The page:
---AlanUK_quent5969 on 11/16/06


AlanUK-quent5969 - So, the people you speak of have very obviously not been set free from their addiction. If they had been set free, the desire and the whole thing would be gone. No. So, when they pick it up again, they are again sinning. Do you believe that the Lord Jesus Christ can set a person totally free? Do you believe that Jesus took all sin on the Cross?
---Helen_5378 on 11/16/06


Helen ... Why do you keep saying that the addiction is the doing!!!
There are millions of addicts in my country alone, who no longer "do" They have stopped drinking, stopped gambling, stopped gorging, stopped smoking.
BUT they are still subject the the illness (resultant from their old actions) by which IF they did those things again, they would relapse into to constant "doing" of them.
---AlanUK_quent5969 on 11/16/06


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AlanUK, Actually there are things we call illness that involves choice/personal action, many of which reside in the category of addiction. Being predisposed to those illnesses is not sin, but walking in (ie. choosing to "pick up") the addiction is. In the instance of an at birth addicted baby, the sin was to them not by them - so though sin at the root, it wasn't theirs. It is not the hand dealt us that is sin, but how we respond to it. Bottom line... my response is my responsability.
---daphn8897 on 11/15/06


AlanUKQuent - ("Is any illness something that you do?") -- No, of course not, but then you should already know that. Illness is a state of being (sick). Bulemia is a sin because the person purposely makes themselves sick. They do it.
---Helen_5378 on 11/15/06


AlanUk_Quent5969 - ("Is suffering an addictive illness "doing"? Of course not.) -- Alan you are wrong. Every addiction involves doing something to the human body! Drinking alcohol, taking drugs, eating too much, purging oneself, etc. It is all sin. Look at the Cross, the Lamb of God hanging there, He who takes away the sin of the world.
---Helen_5378 on 11/15/06


Helen ... May I respectfully refer to what you yourself said? ""Alan - Sin is something you do, an act you commit"
Is any illness something that you do?
---AlanUK_quent5969 on 11/14/06


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Alan - Read Daphn's posts below. She has worded everything really well and I agree totally with what she says.
---Helen_5378 on 11/14/06


JohnT - I do not know how you could not understand what I wrote. Illness is illness. Sin is sin. It is sin (wrong)to pass sin off as illness, thinking it will soften it. Call it for what it is - sin. Daphn worded it wonderfully below.
---Helen_5378 on 11/14/06


JohnT - What I said was very simple. In the courts now they call sin a "mental illness" and let murderers and others go free.
---Helen_5378 on 11/13/06


Alan - Pointing out the truth that the problem is sin is not condemning. Those who believe that alcoholism is not sin will be forever bound to it.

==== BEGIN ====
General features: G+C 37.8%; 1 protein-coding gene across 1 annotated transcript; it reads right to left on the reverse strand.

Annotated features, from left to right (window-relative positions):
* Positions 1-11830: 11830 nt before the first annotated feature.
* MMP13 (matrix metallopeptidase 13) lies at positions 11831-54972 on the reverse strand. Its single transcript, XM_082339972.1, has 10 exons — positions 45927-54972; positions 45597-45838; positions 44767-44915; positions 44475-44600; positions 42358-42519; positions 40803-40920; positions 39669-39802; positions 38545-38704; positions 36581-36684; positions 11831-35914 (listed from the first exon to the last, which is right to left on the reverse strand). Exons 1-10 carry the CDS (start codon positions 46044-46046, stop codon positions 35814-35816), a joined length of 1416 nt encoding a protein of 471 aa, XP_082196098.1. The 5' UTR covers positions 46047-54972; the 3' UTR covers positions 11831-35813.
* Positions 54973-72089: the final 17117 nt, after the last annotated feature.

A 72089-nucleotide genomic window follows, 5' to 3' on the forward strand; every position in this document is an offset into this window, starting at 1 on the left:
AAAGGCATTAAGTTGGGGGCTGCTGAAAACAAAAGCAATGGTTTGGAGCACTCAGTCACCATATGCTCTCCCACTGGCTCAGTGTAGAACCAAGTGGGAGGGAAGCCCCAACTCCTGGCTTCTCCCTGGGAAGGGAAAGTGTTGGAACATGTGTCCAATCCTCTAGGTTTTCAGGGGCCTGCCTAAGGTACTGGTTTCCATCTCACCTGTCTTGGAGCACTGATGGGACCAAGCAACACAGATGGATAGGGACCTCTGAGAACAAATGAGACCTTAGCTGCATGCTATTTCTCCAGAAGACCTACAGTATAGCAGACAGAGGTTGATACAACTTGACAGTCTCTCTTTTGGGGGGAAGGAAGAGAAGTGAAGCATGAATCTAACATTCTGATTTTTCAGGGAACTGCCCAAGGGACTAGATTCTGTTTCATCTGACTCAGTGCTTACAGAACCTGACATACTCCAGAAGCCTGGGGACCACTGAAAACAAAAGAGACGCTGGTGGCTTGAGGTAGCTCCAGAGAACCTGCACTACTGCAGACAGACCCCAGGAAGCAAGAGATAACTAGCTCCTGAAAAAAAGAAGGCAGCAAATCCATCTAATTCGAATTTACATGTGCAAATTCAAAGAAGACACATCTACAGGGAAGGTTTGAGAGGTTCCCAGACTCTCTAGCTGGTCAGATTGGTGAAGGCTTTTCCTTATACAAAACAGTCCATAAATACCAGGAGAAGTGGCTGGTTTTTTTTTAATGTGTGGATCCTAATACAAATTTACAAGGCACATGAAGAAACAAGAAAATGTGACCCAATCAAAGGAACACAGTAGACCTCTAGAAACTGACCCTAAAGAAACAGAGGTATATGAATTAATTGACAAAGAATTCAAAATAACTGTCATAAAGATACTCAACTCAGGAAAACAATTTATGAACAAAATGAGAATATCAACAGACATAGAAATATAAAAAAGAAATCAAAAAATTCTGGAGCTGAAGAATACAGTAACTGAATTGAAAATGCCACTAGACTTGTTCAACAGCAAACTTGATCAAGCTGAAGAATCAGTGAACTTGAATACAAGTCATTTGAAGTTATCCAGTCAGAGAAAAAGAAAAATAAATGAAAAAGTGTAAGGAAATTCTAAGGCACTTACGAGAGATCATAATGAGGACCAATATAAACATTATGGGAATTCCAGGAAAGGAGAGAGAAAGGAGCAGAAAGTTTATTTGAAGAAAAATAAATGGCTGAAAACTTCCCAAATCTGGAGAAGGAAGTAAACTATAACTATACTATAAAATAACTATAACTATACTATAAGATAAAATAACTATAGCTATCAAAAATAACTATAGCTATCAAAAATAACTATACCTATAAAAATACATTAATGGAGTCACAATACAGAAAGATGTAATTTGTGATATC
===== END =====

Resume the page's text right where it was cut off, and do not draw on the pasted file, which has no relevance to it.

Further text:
---Helen_5378 on 11/13/06


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Doree, a broken leg could be caused by sin if it was injured while stealing an apple out of Mrs. Johnson's apple tree! I just thought I'd try to add a little humor. Everyone seems to be throwing out opinion without scripture to back it up. Do we need opinions or do we need the answer from God?
---jason on 11/13/06


Doree, God bless you my dear! I, too, have a disability, including mental as well as physical; sooooo refreshing to hear words of wisdom from you unlike so many others! God bless; Mary
---Mary on 11/13/06


Helen "Alan - Sin is something you do!, an act you commit" Yes I agree!!
Where then is the sin of someone who no longer drinks alcohol but still suffers from the addictive illness that the excessive drinking caused?
That is the same as still suffering from the damaged liver caused by the drinking.
Sin? ... stop condemning.
Is suffering an addictive illness "doing"? Of course not.
---AlanUK_quent5969 on 11/13/06


Ultimately obesity, bulimia, and anorexia are all based in and begin with sin... whether it's a control issue or gluttony or both... it is sin. When food, whether eating it or refusing it becomes the center of our world... it is ... let's call it what scripture does... sin/idolatry. Are we to be kind and compassionate... YES. Are we to relabel to avoid hurting feelings... NO. Our emotions change like the wind... His Word does not. Proverbs talks about truth verses flattering words.
---daphn8897 on 11/13/06


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not neccessarily.is a broken leg or bronchitis a sin?bulimia is an illness,SOME but not most illnesses can be result of sin I am deaf and disabled neither result of sin repeated unkind remarks about weight overadvertising of weight control foods etc depressionand other things cvan cause bulimia and if sin is involved it isnt thast iof the sufferer
---doree4573 on 11/13/06


.I believe bulimia and anorexia are sin. All rebellion against God is sin.
---Helen_5378 11/11


Do you somehow confuse what happens in Aussie courts with sin?

You respond, There is clearly a big difference between illness and sin. Illness is not sin. It is sin to call something that is sin an illness.

Can you see the inconsistency in your words? Frankly you confuse me. Is illness the same as rebellion?